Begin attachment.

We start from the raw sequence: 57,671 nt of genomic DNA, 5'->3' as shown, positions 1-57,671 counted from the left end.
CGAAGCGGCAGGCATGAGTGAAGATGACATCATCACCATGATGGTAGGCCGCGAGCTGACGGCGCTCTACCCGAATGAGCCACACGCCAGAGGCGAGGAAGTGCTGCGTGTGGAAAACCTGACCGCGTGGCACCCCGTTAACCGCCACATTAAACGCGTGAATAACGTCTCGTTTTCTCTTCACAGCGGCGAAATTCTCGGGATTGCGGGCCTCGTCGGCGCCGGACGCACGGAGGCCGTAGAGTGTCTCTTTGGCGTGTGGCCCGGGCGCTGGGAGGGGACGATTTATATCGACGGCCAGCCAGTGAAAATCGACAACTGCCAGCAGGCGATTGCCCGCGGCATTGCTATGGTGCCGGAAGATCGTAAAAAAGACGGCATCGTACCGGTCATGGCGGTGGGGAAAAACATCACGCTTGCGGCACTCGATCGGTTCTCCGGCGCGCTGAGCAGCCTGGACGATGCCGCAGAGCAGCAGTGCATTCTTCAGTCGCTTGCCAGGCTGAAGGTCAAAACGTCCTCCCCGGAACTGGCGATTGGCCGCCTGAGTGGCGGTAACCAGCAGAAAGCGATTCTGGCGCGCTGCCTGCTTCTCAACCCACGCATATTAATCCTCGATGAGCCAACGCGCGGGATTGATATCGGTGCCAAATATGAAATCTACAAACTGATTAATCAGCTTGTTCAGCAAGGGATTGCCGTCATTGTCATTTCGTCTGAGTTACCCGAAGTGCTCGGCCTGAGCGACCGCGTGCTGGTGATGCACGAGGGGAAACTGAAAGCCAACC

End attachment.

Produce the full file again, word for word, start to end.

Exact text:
We start from the raw sequence: 57,671 nt of genomic DNA, 5'->3' as shown, positions 1-57,671 counted from the left end.
CGAAGCGGCAGGCATGAGTGAAGATGACATCATCACCATGATGGTAGGCCGCGAGCTGACGGCGCTCTACCCGAATGAGCCACACGCCAGAGGCGAGGAAGTGCTGCGTGTGGAAAACCTGACCGCGTGGCACCCCGTTAACCGCCACATTAAACGCGTGAATAACGTCTCGTTTTCTCTTCACAGCGGCGAAATTCTCGGGATTGCGGGCCTCGTCGGCGCCGGACGCACGGAGGCCGTAGAGTGTCTCTTTGGCGTGTGGCCCGGGCGCTGGGAGGGGACGATTTATATCGACGGCCAGCCAGTGAAAATCGACAACTGCCAGCAGGCGATTGCCCGCGGCATTGCTATGGTGCCGGAAGATCGTAAAAAAGACGGCATCGTACCGGTCATGGCGGTGGGGAAAAACATCACGCTTGCGGCACTCGATCGGTTCTCCGGCGCGCTGAGCAGCCTGGACGATGCCGCAGAGCAGCAGTGCATTCTTCAGTCGCTTGCCAGGCTGAAGGTCAAAACGTCCTCCCCGGAACTGGCGATTGGCCGCCTGAGTGGCGGTAACCAGCAGAAAGCGATTCTGGCGCGCTGCCTGCTTCTCAACCCACGCATATTAATCCTCGATGAGCCAACGCGCGGGATTGATATCGGTGCCAAATATGAAATCTACAAACTGATTAATCAGCTTGTTCAGCAAGGGATTGCCGTCATTGTCATTTCGTCTGAGTTACCCGAAGTGCTCGGCCTGAGCGACCGCGTGCTGGTGATGCACGAGGGGAAACTGAAAGCCAACC